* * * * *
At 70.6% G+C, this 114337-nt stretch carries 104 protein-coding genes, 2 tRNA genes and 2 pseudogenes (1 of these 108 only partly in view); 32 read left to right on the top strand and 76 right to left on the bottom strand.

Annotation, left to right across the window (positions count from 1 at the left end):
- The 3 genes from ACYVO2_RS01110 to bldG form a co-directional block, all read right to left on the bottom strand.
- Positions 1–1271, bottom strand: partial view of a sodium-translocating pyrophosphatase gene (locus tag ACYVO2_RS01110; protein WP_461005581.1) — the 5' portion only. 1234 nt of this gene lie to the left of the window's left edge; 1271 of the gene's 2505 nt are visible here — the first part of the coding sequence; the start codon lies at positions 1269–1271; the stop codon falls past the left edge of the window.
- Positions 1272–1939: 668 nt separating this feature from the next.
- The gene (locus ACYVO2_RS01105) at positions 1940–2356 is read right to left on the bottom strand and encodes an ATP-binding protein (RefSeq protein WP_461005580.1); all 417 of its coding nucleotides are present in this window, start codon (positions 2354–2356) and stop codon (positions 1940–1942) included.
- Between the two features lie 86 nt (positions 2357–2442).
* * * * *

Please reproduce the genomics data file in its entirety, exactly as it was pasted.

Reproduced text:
At 70.6% G+C, this 114337-nt stretch carries 104 protein-coding genes, 2 tRNA genes and 2 pseudogenes (1 of these 108 only partly in view); 32 read left to right on the top strand and 76 right to left on the bottom strand.

Annotation, left to right across the window (positions count from 1 at the left end):
- The 3 genes from ACYVO2_RS01110 to bldG form a co-directional block, all read right to left on the bottom strand.
- Positions 1–1271, bottom strand: partial view of a sodium-translocating pyrophosphatase gene (locus tag ACYVO2_RS01110; protein WP_461005581.1) — the 5' portion only. 1234 nt of this gene lie to the left of the window's left edge; 1271 of the gene's 2505 nt are visible here — the first part of the coding sequence; the start codon lies at positions 1269–1271; the stop codon falls past the left edge of the window.
- Positions 1272–1939: 668 nt separating this feature from the next.
- The gene (locus ACYVO2_RS01105) at positions 1940–2356 is read right to left on the bottom strand and encodes an ATP-binding protein (RefSeq protein WP_461005580.1); all 417 of its coding nucleotides are present in this window, start codon (positions 2354–2356) and stop codon (positions 1940–1942) included.
- Between the two features lie 86 nt (positions 2357–2442).